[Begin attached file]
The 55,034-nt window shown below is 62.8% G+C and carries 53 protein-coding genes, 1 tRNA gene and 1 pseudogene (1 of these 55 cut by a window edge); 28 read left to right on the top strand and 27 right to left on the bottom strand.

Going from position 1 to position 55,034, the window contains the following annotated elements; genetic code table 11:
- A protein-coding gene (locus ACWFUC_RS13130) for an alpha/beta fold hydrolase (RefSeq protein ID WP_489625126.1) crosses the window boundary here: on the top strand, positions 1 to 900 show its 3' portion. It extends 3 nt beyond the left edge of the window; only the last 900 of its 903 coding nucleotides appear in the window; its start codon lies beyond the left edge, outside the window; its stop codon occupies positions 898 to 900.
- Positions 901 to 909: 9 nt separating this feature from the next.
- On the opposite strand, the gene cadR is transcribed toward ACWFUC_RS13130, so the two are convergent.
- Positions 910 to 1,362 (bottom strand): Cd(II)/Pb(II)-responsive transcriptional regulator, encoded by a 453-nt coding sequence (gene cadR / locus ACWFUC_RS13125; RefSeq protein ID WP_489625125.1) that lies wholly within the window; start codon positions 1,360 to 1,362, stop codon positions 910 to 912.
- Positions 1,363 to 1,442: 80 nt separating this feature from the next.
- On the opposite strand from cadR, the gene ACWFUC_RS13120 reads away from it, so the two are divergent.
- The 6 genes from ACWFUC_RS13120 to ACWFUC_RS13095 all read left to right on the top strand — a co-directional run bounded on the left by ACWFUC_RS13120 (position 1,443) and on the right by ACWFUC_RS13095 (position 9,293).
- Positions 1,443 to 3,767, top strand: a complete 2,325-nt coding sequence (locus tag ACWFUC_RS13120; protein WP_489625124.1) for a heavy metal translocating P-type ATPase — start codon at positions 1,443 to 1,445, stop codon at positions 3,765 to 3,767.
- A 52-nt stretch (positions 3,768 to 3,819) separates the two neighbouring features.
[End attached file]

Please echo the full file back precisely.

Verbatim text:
The 55,034-nt window shown below is 62.8% G+C and carries 53 protein-coding genes, 1 tRNA gene and 1 pseudogene (1 of these 55 cut by a window edge); 28 read left to right on the top strand and 27 right to left on the bottom strand.

Going from position 1 to position 55,034, the window contains the following annotated elements; genetic code table 11:
- A protein-coding gene (locus ACWFUC_RS13130) for an alpha/beta fold hydrolase (RefSeq protein ID WP_489625126.1) crosses the window boundary here: on the top strand, positions 1 to 900 show its 3' portion. It extends 3 nt beyond the left edge of the window; only the last 900 of its 903 coding nucleotides appear in the window; its start codon lies beyond the left edge, outside the window; its stop codon occupies positions 898 to 900.
- Positions 901 to 909: 9 nt separating this feature from the next.
- On the opposite strand, the gene cadR is transcribed toward ACWFUC_RS13130, so the two are convergent.
- Positions 910 to 1,362 (bottom strand): Cd(II)/Pb(II)-responsive transcriptional regulator, encoded by a 453-nt coding sequence (gene cadR / locus ACWFUC_RS13125; RefSeq protein ID WP_489625125.1) that lies wholly within the window; start codon positions 1,360 to 1,362, stop codon positions 910 to 912.
- Positions 1,363 to 1,442: 80 nt separating this feature from the next.
- On the opposite strand from cadR, the gene ACWFUC_RS13120 reads away from it, so the two are divergent.
- The 6 genes from ACWFUC_RS13120 to ACWFUC_RS13095 all read left to right on the top strand — a co-directional run bounded on the left by ACWFUC_RS13120 (position 1,443) and on the right by ACWFUC_RS13095 (position 9,293).
- Positions 1,443 to 3,767, top strand: a complete 2,325-nt coding sequence (locus tag ACWFUC_RS13120; protein WP_489625124.1) for a heavy metal translocating P-type ATPase — start codon at positions 1,443 to 1,445, stop codon at positions 3,765 to 3,767.
- A 52-nt stretch (positions 3,768 to 3,819) separates the two neighbouring features.